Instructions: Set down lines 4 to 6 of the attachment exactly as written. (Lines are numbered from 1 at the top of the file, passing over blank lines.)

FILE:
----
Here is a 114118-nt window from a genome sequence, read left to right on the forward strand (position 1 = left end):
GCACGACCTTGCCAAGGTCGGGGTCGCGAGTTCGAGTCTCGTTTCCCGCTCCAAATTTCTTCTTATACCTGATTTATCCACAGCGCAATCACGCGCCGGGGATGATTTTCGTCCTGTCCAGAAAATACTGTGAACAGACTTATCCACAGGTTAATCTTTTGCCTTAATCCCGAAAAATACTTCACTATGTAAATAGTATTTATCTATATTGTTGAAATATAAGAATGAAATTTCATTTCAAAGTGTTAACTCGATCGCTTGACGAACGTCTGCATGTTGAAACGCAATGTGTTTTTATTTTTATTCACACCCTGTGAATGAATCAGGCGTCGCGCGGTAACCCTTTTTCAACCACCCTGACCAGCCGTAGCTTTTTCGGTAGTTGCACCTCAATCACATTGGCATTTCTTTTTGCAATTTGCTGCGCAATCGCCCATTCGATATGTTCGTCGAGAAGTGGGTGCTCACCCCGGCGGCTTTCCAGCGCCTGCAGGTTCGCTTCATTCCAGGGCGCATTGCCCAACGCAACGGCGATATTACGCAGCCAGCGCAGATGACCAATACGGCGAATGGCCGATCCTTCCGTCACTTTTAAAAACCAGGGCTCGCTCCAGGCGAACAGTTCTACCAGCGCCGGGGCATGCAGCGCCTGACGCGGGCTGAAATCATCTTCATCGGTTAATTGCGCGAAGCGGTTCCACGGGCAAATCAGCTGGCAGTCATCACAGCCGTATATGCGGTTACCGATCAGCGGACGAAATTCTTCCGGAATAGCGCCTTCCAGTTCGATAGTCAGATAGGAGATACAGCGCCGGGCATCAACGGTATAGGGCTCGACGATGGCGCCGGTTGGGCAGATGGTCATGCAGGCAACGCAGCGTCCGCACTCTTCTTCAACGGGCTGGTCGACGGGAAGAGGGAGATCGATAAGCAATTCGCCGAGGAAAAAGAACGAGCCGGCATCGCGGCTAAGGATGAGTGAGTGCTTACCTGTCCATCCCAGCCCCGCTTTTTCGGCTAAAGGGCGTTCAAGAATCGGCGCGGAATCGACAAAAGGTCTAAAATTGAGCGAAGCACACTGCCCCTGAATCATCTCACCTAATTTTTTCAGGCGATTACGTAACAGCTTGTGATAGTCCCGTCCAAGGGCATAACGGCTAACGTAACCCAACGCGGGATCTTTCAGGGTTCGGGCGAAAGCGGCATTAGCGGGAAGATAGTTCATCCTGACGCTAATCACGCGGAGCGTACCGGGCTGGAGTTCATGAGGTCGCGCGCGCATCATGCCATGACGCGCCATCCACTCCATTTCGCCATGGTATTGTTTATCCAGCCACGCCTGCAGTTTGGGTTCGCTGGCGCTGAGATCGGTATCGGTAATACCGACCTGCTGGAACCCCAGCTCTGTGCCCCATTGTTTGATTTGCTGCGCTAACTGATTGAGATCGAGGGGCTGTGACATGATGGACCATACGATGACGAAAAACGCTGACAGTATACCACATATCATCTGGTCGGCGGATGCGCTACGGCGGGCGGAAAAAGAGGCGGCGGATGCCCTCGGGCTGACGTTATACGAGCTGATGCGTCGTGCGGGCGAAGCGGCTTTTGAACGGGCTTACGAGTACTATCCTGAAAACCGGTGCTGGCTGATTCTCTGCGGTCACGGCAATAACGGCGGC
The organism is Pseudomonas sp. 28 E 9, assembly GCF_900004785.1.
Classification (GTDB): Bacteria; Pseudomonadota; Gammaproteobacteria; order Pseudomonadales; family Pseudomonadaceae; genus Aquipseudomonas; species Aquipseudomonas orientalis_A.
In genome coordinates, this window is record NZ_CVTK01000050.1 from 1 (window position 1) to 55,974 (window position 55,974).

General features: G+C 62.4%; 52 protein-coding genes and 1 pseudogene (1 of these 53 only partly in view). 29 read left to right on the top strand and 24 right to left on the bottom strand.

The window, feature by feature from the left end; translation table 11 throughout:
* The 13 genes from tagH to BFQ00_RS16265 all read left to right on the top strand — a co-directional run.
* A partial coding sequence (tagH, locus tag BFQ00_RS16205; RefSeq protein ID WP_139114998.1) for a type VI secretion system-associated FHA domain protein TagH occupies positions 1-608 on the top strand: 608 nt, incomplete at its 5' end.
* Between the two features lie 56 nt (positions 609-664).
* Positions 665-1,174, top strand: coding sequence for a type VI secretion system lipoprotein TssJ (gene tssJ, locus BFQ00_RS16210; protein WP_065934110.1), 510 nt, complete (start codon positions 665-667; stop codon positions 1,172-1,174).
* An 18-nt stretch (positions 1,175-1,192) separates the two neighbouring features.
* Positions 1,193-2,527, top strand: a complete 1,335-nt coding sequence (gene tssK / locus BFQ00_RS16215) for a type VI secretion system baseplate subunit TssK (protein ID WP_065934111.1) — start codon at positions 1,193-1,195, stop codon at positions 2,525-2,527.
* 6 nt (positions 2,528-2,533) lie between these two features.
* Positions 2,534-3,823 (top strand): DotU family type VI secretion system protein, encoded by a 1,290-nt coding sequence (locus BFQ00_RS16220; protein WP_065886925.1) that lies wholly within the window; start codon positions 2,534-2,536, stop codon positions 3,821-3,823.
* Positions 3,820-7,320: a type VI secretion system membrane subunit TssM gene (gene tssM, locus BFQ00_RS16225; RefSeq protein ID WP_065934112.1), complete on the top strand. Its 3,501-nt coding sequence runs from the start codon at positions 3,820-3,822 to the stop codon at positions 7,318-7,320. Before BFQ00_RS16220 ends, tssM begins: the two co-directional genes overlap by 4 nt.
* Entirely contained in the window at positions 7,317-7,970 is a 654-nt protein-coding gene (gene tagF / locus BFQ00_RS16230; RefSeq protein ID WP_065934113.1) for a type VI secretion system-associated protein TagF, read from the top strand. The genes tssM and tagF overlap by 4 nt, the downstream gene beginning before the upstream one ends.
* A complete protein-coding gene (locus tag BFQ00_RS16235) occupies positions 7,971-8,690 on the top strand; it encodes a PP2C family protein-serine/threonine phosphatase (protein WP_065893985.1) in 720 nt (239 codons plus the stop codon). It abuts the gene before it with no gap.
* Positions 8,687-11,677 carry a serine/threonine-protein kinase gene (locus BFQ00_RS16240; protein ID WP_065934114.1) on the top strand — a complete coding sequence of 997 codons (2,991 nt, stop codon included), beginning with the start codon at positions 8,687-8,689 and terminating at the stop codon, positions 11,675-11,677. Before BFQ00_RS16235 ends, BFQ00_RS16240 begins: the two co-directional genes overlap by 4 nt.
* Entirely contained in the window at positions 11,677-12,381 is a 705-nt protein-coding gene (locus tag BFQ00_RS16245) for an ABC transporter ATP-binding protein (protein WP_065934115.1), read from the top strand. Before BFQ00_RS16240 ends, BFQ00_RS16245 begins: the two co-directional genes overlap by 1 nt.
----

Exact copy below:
Classification (GTDB): Bacteria; Pseudomonadota; Gammaproteobacteria; order Pseudomonadales; family Pseudomonadaceae; genus Aquipseudomonas; species Aquipseudomonas orientalis_A.
In genome coordinates, this window is record NZ_CVTK01000050.1 from 1 (window position 1) to 55,974 (window position 55,974).

General features: G+C 62.4%; 52 protein-coding genes and 1 pseudogene (1 of these 53 only partly in view). 29 read left to right on the top strand and 24 right to left on the bottom strand.